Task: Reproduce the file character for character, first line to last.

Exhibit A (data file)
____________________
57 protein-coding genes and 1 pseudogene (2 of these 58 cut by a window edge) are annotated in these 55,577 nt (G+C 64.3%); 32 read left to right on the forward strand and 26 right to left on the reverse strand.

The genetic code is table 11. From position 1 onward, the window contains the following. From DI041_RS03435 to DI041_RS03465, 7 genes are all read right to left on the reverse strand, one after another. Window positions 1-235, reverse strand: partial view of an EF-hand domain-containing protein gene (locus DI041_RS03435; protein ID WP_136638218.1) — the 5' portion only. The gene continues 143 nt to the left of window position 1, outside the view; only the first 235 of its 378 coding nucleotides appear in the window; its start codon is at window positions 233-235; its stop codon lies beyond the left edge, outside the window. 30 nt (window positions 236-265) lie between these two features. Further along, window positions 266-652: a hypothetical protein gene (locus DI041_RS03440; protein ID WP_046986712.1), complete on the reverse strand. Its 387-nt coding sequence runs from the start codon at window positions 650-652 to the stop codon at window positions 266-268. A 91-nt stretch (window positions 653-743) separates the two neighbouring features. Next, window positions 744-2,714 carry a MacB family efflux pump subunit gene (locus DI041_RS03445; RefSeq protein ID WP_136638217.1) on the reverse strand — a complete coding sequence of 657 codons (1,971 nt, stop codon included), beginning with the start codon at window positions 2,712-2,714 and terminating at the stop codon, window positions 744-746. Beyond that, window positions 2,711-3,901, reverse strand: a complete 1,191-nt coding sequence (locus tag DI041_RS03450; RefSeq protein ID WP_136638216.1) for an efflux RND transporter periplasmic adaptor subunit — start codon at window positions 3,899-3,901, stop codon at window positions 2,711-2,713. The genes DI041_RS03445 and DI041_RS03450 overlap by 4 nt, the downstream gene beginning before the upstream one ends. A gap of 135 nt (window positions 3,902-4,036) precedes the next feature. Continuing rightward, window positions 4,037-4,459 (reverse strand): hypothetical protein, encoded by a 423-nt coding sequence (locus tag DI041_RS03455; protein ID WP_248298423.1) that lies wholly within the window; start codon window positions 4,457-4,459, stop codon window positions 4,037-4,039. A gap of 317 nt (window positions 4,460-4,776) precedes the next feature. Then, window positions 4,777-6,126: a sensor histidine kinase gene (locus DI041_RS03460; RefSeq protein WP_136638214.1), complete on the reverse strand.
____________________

57 protein-coding genes and 1 pseudogene (2 of these 58 cut by a window edge) are annotated in these 55,577 nt (G+C 64.3%); 32 read left to right on the forward strand and 26 right to left on the reverse strand.

The genetic code is table 11. From position 1 onward, the window contains the following. From DI041_RS03435 to DI041_RS03465, 7 genes are all read right to left on the reverse strand, one after another. Window positions 1-235, reverse strand: partial view of an EF-hand domain-containing protein gene (locus DI041_RS03435; protein ID WP_136638218.1) — the 5' portion only. The gene continues 143 nt to the left of window position 1, outside the view; only the first 235 of its 378 coding nucleotides appear in the window; its start codon is at window positions 233-235; its stop codon lies beyond the left edge, outside the window. 30 nt (window positions 236-265) lie between these two features. Further along, window positions 266-652: a hypothetical protein gene (locus DI041_RS03440; protein ID WP_046986712.1), complete on the reverse strand. Its 387-nt coding sequence runs from the start codon at window positions 650-652 to the stop codon at window positions 266-268. A 91-nt stretch (window positions 653-743) separates the two neighbouring features. Next, window positions 744-2,714 carry a MacB family efflux pump subunit gene (locus DI041_RS03445; RefSeq protein ID WP_136638217.1) on the reverse strand — a complete coding sequence of 657 codons (1,971 nt, stop codon included), beginning with the start codon at window positions 2,712-2,714 and terminating at the stop codon, window positions 744-746. Beyond that, window positions 2,711-3,901, reverse strand: a complete 1,191-nt coding sequence (locus tag DI041_RS03450; RefSeq protein ID WP_136638216.1) for an efflux RND transporter periplasmic adaptor subunit — start codon at window positions 3,899-3,901, stop codon at window positions 2,711-2,713. The genes DI041_RS03445 and DI041_RS03450 overlap by 4 nt, the downstream gene beginning before the upstream one ends. A gap of 135 nt (window positions 3,902-4,036) precedes the next feature. Continuing rightward, window positions 4,037-4,459 (reverse strand): hypothetical protein, encoded by a 423-nt coding sequence (locus tag DI041_RS03455; protein ID WP_248298423.1) that lies wholly within the window; start codon window positions 4,457-4,459, stop codon window positions 4,037-4,039. A gap of 317 nt (window positions 4,460-4,776) precedes the next feature. Then, window positions 4,777-6,126: a sensor histidine kinase gene (locus DI041_RS03460; RefSeq protein WP_136638214.1), complete on the reverse strand.